Location : Red Fort, Old Delhi
Attractions : Paintings, Textiles, Costumes, etc from Mughal period
Archaeological Museum of Delhi is situated in the Mumtaz Mahal (palace) of the Red Fort. The museum has on display some of the rare relics dating back to the Mughal era, along with an array of manuscripts that serve as the proof of the fine calligraphy of the past. The main reason behind the establishment of the museum was to collect all the items reminiscent of the history of the city, left unexplored, under one roof. Archaeological Museum comprises of the excavated objects belonging to the Maurya, Sunga, Kushana, Rajput and the Muslim period.
Archaeological Survey of India carried excavations at the Purana Quila in 1955 and then again, from 1969 to 1973. The excavations came up with items like pottery, antiquities, coins, jewelry, seals, rock edicts, remnants of old buildings and palaces, etc. One can also find fine arts, calligraphic works, costumes, maps, manuscripts and weapons displayed inside the Archaeological Museum of Delhi. This museum comprises of a number of sections. One section is for the 2nd and 3rd century artifacts.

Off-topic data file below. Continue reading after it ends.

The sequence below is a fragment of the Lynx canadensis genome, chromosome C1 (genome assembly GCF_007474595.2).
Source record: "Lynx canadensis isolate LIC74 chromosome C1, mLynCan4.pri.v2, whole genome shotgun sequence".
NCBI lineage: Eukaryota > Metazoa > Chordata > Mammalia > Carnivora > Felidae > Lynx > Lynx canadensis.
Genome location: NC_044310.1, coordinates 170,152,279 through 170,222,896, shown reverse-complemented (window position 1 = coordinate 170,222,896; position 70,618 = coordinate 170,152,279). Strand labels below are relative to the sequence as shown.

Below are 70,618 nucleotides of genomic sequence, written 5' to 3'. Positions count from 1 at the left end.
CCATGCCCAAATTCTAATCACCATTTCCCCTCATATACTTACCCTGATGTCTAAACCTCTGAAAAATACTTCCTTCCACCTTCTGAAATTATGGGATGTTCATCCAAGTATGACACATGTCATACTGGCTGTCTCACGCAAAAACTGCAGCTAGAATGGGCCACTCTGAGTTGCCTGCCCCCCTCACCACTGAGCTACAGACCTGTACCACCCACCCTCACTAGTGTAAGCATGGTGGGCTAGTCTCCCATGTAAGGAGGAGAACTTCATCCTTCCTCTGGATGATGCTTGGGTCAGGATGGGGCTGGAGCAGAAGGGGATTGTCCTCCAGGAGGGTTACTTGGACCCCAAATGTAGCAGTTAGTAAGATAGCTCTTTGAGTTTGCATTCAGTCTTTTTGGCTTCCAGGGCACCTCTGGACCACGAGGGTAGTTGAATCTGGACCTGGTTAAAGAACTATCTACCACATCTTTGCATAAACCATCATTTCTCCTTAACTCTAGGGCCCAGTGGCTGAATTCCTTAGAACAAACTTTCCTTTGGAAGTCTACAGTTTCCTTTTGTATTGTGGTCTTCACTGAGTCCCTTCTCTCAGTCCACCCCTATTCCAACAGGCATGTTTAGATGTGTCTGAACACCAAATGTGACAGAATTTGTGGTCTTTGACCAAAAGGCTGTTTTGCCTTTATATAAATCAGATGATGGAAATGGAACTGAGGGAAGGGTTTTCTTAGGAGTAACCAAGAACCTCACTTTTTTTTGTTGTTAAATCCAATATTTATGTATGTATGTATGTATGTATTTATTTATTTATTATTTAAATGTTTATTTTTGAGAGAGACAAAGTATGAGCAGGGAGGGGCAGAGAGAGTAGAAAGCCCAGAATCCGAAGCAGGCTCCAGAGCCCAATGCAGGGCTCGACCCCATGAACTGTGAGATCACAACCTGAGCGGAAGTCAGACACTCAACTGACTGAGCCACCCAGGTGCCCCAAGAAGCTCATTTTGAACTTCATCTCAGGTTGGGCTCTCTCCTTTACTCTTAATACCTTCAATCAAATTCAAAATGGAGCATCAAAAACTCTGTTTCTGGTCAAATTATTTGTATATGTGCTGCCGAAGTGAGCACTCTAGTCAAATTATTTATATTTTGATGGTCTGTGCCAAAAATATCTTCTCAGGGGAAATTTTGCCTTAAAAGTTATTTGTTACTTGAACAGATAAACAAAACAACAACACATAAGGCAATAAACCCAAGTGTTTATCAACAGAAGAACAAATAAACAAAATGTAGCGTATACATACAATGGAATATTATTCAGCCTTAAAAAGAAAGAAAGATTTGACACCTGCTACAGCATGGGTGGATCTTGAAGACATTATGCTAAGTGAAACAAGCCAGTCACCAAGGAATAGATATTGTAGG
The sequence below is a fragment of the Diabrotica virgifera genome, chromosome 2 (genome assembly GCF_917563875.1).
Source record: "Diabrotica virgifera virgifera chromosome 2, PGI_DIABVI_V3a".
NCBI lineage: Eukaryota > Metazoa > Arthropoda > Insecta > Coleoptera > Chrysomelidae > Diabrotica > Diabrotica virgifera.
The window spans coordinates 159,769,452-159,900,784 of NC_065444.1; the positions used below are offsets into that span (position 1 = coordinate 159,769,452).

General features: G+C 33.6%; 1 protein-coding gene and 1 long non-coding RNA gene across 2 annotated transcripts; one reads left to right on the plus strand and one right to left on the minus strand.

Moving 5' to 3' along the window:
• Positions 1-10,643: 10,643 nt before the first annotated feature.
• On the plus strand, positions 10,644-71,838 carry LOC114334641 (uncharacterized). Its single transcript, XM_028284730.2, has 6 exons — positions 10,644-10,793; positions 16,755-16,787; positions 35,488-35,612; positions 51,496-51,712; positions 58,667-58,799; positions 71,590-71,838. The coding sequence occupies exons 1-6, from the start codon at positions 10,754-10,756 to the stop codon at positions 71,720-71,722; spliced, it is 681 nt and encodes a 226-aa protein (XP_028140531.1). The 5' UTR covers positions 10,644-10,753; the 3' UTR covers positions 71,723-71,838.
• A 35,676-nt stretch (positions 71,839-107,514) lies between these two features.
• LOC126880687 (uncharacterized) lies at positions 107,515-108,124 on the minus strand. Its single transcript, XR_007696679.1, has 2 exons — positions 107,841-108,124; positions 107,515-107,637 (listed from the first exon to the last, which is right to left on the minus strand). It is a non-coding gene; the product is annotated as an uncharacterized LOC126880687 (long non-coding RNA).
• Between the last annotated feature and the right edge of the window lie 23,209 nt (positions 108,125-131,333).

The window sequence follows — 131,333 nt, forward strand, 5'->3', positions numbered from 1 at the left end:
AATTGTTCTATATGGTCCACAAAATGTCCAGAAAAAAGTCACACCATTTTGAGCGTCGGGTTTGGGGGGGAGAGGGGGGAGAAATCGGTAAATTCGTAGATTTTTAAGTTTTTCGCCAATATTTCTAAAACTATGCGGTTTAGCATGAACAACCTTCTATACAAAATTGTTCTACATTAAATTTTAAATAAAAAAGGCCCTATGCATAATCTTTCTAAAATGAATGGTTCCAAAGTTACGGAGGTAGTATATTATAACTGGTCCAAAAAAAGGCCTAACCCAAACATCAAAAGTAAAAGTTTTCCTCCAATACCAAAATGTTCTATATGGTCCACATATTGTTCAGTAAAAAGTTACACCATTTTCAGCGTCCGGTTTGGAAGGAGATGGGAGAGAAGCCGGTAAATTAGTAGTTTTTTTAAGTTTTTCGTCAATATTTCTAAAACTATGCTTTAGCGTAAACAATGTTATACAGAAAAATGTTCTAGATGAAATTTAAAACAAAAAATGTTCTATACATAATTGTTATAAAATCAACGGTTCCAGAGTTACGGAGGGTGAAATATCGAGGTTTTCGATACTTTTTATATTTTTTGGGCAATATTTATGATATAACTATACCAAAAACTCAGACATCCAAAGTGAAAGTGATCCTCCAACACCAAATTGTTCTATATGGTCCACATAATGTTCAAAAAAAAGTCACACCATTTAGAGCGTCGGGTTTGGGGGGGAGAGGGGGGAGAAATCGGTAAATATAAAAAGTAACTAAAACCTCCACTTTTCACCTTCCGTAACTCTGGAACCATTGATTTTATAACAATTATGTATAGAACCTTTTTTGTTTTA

Then, there is a separate segment for the Indus Valley Civilization. Another one of the sections of the Delhi Archaeological Museum is dedicated to Bahadur Shah Zafar. It comprises of the items used by the Emperor during his lifetime, including his pearl-embroidered silk robes and a silver hookah. There is another section dedicated to the artifacts related to the 1857 war (First War of Indian Independence) like maps and weapons used during that time.
Other attractions of the Archaeological Museum of Red Fort consist of crafted swords, hookahs, chess sets, embroidered textiles, decorative blue tiles, paintings, etc. The museum also serves as a venue for workshops and seminars, held for the purpose of making the tourists a little familiar with the history of the city. So, if you are interested in knowing the cultural and historical heritage of the capital city of India, the Archaeological Museum is your best bet. You can come here any day of the week, between 9 am to 5 pm, except government holidays.